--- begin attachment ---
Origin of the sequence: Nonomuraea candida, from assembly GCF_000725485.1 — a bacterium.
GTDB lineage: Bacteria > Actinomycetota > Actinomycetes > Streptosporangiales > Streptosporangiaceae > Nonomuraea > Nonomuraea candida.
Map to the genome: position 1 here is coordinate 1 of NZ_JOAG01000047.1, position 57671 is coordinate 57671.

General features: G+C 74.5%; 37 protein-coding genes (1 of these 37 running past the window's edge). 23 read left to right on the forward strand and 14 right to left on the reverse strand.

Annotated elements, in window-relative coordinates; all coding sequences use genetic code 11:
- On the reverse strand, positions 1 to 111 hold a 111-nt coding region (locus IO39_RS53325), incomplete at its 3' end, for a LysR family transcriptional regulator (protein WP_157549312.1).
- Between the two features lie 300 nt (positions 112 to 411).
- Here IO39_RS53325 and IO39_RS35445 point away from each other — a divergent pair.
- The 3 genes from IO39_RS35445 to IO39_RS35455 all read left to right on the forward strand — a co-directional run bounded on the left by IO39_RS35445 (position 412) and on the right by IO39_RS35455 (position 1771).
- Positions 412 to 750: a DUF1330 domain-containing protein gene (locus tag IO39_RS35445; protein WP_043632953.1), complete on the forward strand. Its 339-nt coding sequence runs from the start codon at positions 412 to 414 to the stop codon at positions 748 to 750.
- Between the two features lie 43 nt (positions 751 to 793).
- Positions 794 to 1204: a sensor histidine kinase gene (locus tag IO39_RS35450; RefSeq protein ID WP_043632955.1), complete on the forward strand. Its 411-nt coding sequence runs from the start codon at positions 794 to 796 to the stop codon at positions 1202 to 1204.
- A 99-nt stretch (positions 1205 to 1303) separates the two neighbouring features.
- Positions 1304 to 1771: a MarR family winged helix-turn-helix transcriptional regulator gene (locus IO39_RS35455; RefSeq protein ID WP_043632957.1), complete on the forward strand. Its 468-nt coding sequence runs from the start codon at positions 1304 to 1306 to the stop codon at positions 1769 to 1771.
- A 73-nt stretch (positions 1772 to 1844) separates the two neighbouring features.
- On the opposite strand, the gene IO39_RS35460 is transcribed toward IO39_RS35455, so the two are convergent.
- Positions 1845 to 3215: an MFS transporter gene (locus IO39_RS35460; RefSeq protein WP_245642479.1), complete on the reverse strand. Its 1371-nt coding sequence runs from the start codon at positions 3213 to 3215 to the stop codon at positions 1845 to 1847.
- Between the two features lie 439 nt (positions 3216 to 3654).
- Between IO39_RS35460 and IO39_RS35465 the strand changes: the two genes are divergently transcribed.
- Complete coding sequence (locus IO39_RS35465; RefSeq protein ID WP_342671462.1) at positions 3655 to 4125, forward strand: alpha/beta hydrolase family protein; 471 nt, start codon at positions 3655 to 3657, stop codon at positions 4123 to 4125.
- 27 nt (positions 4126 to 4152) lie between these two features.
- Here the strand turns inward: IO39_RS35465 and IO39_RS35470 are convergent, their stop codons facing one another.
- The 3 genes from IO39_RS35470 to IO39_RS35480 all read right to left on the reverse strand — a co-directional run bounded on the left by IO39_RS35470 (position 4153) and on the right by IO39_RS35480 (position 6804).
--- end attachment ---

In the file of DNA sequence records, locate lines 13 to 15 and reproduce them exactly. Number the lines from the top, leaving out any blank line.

- A 99-nt stretch (positions 1205 to 1303) separates the two neighbouring features.
- Positions 1304 to 1771: a MarR family winged helix-turn-helix transcriptional regulator gene (locus IO39_RS35455; RefSeq protein ID WP_043632957.1), complete on the forward strand. Its 468-nt coding sequence runs from the start codon at positions 1304 to 1306 to the stop codon at positions 1769 to 1771.
- A 73-nt stretch (positions 1772 to 1844) separates the two neighbouring features.